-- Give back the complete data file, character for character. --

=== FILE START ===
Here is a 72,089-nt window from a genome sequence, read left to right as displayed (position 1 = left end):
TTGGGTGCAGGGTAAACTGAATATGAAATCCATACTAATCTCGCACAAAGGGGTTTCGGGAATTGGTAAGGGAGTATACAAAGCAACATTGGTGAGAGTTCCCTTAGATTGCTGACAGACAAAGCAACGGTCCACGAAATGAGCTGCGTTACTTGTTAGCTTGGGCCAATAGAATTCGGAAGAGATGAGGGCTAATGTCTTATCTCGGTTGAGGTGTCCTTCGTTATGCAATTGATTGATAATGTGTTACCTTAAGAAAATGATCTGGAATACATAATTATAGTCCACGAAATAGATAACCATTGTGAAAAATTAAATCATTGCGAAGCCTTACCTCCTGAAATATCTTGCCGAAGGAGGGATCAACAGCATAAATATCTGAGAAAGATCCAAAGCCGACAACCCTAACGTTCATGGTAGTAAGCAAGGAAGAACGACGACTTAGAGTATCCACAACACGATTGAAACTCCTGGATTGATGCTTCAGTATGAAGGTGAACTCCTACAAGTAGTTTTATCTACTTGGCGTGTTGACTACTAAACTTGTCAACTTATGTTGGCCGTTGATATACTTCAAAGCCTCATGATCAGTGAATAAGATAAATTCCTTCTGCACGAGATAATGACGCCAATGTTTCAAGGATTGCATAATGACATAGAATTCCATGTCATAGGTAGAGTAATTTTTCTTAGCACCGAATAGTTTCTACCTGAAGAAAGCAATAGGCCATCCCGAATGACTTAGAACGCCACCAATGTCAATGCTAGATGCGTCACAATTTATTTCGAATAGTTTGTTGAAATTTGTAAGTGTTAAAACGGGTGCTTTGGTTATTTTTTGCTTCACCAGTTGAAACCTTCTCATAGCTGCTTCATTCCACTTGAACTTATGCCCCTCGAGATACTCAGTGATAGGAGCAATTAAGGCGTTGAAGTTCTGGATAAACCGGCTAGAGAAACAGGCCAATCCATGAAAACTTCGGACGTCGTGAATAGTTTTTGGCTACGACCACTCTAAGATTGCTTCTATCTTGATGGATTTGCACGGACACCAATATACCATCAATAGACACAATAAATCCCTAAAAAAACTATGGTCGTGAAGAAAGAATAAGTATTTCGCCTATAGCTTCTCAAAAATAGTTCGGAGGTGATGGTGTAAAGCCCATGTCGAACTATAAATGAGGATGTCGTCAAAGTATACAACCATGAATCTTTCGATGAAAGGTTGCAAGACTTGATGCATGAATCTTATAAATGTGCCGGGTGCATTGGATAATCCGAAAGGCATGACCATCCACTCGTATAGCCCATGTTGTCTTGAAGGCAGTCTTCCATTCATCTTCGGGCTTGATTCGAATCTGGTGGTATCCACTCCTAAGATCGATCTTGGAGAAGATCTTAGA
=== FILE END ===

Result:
Here is a 72,089-nt window from a genome sequence, read left to right as displayed (position 1 = left end):
TTGGGTGCAGGGTAAACTGAATATGAAATCCATACTAATCTCGCACAAAGGGGTTTCGGGAATTGGTAAGGGAGTATACAAAGCAACATTGGTGAGAGTTCCCTTAGATTGCTGACAGACAAAGCAACGGTCCACGAAATGAGCTGCGTTACTTGTTAGCTTGGGCCAATAGAATTCGGAAGAGATGAGGGCTAATGTCTTATCTCGGTTGAGGTGTCCTTCGTTATGCAATTGATTGATAATGTGTTACCTTAAGAAAATGATCTGGAATACATAATTATAGTCCACGAAATAGATAACCATTGTGAAAAATTAAATCATTGCGAAGCCTTACCTCCTGAAATATCTTGCCGAAGGAGGGATCAACAGCATAAATATCTGAGAAAGATCCAAAGCCGACAACCCTAACGTTCATGGTAGTAAGCAAGGAAGAACGACGACTTAGAGTATCCACAACACGATTGAAACTCCTGGATTGATGCTTCAGTATGAAGGTGAACTCCTACAAGTAGTTTTATCTACTTGGCGTGTTGACTACTAAACTTGTCAACTTATGTTGGCCGTTGATATACTTCAAAGCCTCATGATCAGTGAATAAGATAAATTCCTTCTGCACGAGATAATGACGCCAATGTTTCAAGGATTGCATAATGACATAGAATTCCATGTCATAGGTAGAGTAATTTTTCTTAGCACCGAATAGTTTCTACCTGAAGAAAGCAATAGGCCATCCCGAATGACTTAGAACGCCACCAATGTCAATGCTAGATGCGTCACAATTTATTTCGAATAGTTTGTTGAAATTTGTAAGTGTTAAAACGGGTGCTTTGGTTATTTTTTGCTTCACCAGTTGAAACCTTCTCATAGCTGCTTCATTCCACTTGAACTTATGCCCCTCGAGATACTCAGTGATAGGAGCAATTAAGGCGTTGAAGTTCTGGATAAACCGGCTAGAGAAACAGGCCAATCCATGAAAACTTCGGACGTCGTGAATAGTTTTTGGCTACGACCACTCTAAGATTGCTTCTATCTTGATGGATTTGCACGGACACCAATATACCATCAATAGACACAATAAATCCCTAAAAAAACTATGGTCGTGAAGAAAGAATAAGTATTTCGCCTATAGCTTCTCAAAAATAGTTCGGAGGTGATGGTGTAAAGCCCATGTCGAACTATAAATGAGGATGTCGTCAAAGTATACAACCATGAATCTTTCGATGAAAGGTTGCAAGACTTGATGCATGAATCTTATAAATGTGCCGGGTGCATTGGATAATCCGAAAGGCATGACCATCCACTCGTATAGCCCATGTTGTCTTGAAGGCAGTCTTCCATTCATCTTCGGGCTTGATTCGAATCTGGTGGTATCCACTCCTAAGATCGATCTTGGAGAAGATCTTAGA